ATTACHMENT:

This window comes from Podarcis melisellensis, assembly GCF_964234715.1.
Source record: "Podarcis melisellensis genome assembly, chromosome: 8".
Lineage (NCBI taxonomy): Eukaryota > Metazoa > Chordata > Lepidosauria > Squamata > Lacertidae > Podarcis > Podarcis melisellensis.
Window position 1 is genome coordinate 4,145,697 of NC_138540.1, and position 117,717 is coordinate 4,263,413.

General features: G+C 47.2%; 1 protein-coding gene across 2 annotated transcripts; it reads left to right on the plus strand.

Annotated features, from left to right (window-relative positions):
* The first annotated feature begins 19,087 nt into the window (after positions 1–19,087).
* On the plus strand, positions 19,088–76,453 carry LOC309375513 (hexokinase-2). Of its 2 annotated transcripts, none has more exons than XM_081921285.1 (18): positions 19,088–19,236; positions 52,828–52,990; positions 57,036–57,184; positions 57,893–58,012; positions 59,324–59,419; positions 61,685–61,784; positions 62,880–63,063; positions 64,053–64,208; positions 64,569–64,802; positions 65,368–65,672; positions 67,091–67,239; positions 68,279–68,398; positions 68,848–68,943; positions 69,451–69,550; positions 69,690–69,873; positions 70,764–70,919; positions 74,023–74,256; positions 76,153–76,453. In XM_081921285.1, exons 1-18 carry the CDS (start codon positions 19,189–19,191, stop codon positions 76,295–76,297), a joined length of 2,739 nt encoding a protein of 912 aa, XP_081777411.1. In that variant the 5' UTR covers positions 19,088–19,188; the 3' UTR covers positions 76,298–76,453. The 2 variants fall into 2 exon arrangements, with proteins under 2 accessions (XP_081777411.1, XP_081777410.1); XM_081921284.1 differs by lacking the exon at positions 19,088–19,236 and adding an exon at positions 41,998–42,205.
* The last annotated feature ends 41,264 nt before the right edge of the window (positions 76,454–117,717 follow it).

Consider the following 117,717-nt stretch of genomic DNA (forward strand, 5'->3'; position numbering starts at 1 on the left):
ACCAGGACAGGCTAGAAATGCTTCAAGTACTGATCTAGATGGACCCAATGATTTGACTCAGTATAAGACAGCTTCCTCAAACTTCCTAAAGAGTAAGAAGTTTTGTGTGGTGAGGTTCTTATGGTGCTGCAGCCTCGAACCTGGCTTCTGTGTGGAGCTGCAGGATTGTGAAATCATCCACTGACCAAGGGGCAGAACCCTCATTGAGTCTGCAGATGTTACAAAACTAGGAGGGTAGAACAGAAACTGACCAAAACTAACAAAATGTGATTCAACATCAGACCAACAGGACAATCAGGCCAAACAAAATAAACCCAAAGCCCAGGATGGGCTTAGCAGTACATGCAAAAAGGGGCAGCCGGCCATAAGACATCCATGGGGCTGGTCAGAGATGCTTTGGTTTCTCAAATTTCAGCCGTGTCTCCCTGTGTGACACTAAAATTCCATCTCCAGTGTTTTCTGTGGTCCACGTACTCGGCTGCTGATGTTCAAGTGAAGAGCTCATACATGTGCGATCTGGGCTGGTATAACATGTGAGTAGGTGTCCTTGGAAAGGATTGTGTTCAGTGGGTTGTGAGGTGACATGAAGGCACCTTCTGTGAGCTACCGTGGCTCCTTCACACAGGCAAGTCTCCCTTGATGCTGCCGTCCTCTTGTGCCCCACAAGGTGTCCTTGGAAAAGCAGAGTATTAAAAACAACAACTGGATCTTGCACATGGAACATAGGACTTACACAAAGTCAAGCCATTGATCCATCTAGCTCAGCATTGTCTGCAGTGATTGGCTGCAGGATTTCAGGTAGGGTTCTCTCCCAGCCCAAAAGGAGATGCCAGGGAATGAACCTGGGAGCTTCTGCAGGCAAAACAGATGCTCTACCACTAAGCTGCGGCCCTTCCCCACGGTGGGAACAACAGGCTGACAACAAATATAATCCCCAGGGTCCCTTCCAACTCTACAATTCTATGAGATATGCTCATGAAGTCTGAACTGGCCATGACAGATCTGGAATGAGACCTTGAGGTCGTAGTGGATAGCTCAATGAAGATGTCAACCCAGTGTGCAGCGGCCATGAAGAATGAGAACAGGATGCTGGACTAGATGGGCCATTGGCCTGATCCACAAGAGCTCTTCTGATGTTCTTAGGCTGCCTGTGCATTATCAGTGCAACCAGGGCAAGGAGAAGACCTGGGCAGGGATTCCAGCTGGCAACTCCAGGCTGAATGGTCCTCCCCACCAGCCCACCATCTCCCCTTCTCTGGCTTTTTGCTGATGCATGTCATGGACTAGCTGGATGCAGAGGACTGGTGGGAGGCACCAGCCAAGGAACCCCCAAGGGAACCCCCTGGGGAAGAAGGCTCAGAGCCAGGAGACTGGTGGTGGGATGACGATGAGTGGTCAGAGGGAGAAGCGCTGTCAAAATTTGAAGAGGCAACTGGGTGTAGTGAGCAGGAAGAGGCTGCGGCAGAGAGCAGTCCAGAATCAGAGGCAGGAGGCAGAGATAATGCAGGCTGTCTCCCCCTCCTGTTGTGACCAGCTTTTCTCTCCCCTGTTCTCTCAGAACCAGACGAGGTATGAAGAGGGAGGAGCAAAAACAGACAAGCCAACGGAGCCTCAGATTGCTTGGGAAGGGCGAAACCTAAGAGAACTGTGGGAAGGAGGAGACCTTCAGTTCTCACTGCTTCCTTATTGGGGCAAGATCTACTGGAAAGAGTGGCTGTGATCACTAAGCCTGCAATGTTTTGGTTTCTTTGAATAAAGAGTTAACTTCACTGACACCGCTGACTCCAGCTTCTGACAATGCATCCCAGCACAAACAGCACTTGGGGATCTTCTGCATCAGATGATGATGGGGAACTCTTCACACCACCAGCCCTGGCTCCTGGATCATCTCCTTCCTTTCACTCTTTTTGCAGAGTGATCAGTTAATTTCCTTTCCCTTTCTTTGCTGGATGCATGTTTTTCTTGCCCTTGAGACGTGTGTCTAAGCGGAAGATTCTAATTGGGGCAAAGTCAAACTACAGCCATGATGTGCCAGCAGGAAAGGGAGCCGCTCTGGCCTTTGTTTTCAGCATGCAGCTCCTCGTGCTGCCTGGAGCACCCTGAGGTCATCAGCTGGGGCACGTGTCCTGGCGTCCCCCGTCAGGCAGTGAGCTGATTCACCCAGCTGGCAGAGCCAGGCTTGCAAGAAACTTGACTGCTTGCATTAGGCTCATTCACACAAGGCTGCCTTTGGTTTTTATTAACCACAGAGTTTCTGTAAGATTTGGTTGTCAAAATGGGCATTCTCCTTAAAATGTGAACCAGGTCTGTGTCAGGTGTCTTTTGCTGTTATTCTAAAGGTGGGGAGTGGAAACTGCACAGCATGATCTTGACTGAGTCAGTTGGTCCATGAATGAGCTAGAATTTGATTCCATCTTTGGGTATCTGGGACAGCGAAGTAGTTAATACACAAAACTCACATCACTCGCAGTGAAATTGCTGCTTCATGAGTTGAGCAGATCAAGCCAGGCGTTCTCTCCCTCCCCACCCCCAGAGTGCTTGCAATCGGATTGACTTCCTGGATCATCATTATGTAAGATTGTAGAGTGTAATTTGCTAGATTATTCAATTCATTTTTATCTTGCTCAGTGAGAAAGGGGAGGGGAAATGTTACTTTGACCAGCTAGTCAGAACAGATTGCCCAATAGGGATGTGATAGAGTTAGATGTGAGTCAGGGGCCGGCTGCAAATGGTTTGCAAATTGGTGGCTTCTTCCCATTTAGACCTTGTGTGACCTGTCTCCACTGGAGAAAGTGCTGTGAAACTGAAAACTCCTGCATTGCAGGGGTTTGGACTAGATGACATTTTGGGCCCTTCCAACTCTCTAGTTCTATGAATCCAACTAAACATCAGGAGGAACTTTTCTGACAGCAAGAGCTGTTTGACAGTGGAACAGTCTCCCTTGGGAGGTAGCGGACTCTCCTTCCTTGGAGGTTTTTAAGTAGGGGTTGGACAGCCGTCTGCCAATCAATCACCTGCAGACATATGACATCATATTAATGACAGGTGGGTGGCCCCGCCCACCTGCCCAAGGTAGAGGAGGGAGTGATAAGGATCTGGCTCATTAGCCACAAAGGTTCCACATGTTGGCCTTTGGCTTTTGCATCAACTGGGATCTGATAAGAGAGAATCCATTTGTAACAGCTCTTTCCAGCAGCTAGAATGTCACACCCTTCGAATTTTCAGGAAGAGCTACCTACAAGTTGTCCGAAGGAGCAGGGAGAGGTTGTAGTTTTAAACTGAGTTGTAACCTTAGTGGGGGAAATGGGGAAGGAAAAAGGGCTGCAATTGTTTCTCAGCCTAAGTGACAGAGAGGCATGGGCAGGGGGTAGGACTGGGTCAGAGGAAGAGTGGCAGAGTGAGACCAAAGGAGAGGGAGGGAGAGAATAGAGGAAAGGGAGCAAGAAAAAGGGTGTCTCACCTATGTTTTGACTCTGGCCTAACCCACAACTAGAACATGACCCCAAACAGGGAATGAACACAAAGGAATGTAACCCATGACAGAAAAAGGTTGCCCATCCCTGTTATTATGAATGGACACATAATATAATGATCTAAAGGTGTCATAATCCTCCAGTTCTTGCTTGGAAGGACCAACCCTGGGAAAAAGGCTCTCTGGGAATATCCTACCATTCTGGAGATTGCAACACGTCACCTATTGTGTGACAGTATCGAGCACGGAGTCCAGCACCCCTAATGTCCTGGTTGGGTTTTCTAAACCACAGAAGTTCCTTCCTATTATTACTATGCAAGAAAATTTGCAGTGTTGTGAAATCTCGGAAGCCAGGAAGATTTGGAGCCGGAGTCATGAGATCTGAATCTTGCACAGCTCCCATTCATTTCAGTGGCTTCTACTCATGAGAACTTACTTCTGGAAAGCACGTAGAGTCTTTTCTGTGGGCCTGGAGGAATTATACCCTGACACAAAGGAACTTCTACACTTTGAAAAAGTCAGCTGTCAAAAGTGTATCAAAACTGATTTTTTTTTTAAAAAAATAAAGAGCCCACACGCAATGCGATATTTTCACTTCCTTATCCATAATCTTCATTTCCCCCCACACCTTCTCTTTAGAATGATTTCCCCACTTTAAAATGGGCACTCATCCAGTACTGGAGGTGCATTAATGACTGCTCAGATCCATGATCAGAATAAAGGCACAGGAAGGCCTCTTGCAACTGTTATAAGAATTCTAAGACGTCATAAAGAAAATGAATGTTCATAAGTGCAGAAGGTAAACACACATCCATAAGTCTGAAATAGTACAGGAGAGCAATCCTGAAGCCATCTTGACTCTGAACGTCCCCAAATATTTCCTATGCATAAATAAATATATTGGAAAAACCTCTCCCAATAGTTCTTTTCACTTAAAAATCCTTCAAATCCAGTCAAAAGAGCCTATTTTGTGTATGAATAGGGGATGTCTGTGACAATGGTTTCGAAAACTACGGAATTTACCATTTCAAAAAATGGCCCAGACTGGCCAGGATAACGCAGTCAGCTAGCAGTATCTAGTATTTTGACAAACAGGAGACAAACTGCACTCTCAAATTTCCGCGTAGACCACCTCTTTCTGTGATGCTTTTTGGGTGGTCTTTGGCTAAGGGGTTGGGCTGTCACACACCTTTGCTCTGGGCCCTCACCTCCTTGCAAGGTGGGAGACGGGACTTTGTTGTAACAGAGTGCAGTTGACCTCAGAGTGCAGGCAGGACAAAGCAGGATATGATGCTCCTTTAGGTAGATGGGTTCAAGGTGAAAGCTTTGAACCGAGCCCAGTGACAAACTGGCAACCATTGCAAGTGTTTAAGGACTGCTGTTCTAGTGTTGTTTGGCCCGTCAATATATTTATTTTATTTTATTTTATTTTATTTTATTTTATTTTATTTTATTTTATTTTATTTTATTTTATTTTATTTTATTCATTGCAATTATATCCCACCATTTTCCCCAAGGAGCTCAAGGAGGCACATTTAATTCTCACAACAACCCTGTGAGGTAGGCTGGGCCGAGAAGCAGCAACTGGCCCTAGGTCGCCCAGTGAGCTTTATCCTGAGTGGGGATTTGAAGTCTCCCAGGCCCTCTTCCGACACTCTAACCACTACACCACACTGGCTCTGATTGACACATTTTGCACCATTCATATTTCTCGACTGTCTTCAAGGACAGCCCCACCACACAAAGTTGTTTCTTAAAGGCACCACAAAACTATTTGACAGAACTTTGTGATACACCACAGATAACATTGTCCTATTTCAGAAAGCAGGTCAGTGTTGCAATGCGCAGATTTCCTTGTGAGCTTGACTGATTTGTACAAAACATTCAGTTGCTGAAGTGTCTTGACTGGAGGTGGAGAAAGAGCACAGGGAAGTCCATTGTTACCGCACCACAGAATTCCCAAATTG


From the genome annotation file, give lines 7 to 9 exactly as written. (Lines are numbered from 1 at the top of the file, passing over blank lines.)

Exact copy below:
* The first annotated feature begins 19,087 nt into the window (after positions 1–19,087).
* On the plus strand, positions 19,088–76,453 carry LOC309375513 (hexokinase-2). Of its 2 annotated transcripts, none has more exons than XM_081921285.1 (18): positions 19,088–19,236; positions 52,828–52,990; positions 57,036–57,184; positions 57,893–58,012; positions 59,324–59,419; positions 61,685–61,784; positions 62,880–63,063; positions 64,053–64,208; positions 64,569–64,802; positions 65,368–65,672; positions 67,091–67,239; positions 68,279–68,398; positions 68,848–68,943; positions 69,451–69,550; positions 69,690–69,873; positions 70,764–70,919; positions 74,023–74,256; positions 76,153–76,453. In XM_081921285.1, exons 1-18 carry the CDS (start codon positions 19,189–19,191, stop codon positions 76,295–76,297), a joined length of 2,739 nt encoding a protein of 912 aa, XP_081777411.1. In that variant the 5' UTR covers positions 19,088–19,188; the 3' UTR covers positions 76,298–76,453. The 2 variants fall into 2 exon arrangements, with proteins under 2 accessions (XP_081777411.1, XP_081777410.1); XM_081921284.1 differs by lacking the exon at positions 19,088–19,236 and adding an exon at positions 41,998–42,205.
* The last annotated feature ends 41,264 nt before the right edge of the window (positions 76,454–117,717 follow it).